By Consumers For Quality Care, on March 9, 2022
With Washington State mental health workers leaving the profession in droves, The Seattle Times interviewed people in the industry to address this exodus, and revealed that insurers have a big role to play in pushing mental health professionals out of the system.
Currently, many therapists say they can’t afford to accept clients whose insurance companies reimburse providers for their services at low rates, sometimes turning away patients in need.
Sarah Applegate, a nurse practitioner in Bellevue, said allowing mental health care professionals working in private practice the ability to unionize or form a coalition to negotiate directly with insurance companies could help. “It doesn’t make sense for individual providers to not have any negotiating power in this relationship,” she said.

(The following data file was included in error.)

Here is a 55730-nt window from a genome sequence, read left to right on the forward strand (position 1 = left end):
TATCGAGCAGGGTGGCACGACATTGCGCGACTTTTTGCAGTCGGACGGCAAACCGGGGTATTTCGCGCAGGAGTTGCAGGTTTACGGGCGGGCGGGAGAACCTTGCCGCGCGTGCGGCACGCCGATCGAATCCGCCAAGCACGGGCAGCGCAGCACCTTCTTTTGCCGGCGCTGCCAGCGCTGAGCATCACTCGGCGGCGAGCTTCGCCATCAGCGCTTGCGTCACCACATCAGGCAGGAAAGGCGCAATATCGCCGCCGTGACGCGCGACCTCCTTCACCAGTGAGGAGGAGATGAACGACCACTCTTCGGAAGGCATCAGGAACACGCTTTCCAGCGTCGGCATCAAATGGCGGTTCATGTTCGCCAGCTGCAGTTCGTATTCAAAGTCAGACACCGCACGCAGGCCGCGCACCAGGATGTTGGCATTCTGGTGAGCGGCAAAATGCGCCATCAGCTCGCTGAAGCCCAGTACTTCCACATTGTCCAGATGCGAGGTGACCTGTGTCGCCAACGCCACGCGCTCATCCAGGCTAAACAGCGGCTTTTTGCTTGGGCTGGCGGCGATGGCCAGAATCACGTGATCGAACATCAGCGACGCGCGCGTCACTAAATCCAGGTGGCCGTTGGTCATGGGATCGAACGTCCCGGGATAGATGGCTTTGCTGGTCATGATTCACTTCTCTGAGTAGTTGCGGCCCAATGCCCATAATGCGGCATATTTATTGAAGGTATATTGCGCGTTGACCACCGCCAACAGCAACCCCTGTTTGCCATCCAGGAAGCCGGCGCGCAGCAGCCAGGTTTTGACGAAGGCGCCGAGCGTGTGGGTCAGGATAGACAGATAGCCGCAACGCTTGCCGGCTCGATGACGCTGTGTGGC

Insurers also require mental health care professionals to complete burdensome paperwork, even for inexpensive and common medications, giving them less time to devote to their patients.
The Biden Administration has made mental health care a priority. CQC urges insurers to meet this crucial moment and make it easier for mental health professionals to do their job so they can care for their patients who rely on these invaluable services.